Plaintiff subsequently filed charges with the Equal Employment Opportunity Commission ("EEOC") and brought the instant Complaint, alleging that Defendant violated his rights under the Americans with Disabilities Act, 42 U.S.C. §§ 12101-12213 ("ADA"), and Title VII of the Civil Rights Act of 1964, 42 U.S.C. §§ 2000e-2000e-17 ("Title VII"), when Defendant refused to allow him to continue working at the CWA within his doctor's restrictions and refused to accommodate his disability though light-duty positions were available and other injured employees were accommodated. Defendant contends that Plaintiff's charges should be dismissed with prejudice based on his inability to perform the essential functions of his position and the unavailability of accommodations for his permanent restrictions.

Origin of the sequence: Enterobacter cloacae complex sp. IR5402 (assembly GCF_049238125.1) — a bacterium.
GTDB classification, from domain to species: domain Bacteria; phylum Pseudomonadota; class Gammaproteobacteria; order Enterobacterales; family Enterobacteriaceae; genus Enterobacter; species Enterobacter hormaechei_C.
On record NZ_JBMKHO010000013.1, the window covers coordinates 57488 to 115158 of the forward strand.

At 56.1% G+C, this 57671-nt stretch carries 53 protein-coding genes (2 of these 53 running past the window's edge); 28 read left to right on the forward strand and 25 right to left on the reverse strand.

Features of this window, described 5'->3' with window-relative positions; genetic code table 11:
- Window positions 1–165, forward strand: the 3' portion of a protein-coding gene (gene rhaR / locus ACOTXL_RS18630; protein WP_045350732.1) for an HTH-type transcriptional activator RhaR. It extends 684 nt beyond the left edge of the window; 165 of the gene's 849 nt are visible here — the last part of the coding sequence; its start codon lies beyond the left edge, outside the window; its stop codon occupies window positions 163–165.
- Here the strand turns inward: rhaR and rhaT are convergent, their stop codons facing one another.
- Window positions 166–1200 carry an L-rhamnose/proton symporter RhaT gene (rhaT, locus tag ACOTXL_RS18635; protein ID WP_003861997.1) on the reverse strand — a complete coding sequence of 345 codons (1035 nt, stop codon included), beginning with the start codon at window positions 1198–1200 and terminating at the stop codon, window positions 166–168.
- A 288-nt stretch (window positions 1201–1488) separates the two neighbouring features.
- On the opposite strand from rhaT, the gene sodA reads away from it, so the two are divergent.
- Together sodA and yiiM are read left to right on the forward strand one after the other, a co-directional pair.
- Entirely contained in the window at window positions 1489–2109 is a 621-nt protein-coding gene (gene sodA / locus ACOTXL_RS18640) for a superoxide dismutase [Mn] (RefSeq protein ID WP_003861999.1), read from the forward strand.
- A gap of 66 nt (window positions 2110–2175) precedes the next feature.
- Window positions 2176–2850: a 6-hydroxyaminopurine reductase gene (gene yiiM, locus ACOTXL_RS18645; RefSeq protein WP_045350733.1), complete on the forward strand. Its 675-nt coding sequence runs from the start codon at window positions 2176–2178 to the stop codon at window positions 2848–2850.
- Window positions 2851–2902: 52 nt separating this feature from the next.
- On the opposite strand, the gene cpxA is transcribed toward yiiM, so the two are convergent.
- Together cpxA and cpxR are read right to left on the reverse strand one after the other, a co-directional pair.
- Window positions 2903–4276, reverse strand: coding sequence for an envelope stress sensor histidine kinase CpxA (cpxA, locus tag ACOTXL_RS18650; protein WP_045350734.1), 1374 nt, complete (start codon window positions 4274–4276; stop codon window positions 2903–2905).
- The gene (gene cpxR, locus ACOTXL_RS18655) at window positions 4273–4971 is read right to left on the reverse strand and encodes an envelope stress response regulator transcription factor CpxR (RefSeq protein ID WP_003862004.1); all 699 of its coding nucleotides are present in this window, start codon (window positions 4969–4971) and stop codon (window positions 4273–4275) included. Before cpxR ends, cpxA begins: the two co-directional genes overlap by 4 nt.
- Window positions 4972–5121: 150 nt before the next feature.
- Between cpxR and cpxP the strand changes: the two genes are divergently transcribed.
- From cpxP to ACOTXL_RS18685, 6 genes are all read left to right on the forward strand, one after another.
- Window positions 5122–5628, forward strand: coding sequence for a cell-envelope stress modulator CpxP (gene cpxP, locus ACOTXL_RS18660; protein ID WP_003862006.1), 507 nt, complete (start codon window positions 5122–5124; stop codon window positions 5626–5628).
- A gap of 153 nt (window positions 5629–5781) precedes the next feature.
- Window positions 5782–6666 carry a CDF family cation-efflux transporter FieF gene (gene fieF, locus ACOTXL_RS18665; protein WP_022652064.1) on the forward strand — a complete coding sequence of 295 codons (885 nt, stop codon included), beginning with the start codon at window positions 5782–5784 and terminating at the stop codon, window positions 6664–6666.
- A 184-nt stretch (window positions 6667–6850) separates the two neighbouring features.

Summary judgment is appropriate where the movant establishes that "there is no genuine issue as to any material fact and that the movant is entitled to judgment as a matter of law." Fed. R. Civ. P. 56(c); Levy v. Sterling Holding Co., LLC, 544 F.3d 493, 501 (3d Cir. 2008). A factual dispute between the parties will not defeat a motion for summary judgment unless it is both genuine and material. See Anderson v. Liberty Lobby, Inc., 477 U.S. 242, 247-48 (1986); Dee v. Borough of Dunmore, 549 F.3d 225, 229 (3d Cir. 2008). A factual dispute is genuine if a reasonable jury could return a verdict for the non-movant, and it is material if, under the substantive law, it would affect the outcome of the suit. See Anderson, 477 U.S. at 248; Fakete v. Aetna, Inc., 308 F.3d 335, 337 (3d Cir. 2002). The moving party must show that if the evidentiary material of record were reduced to admissible evidence in court, it would be insufficient to permit the non-moving party to carry its burden of proof. See Celotex v. Catrett, 477 U.S. 317, 327 (1986).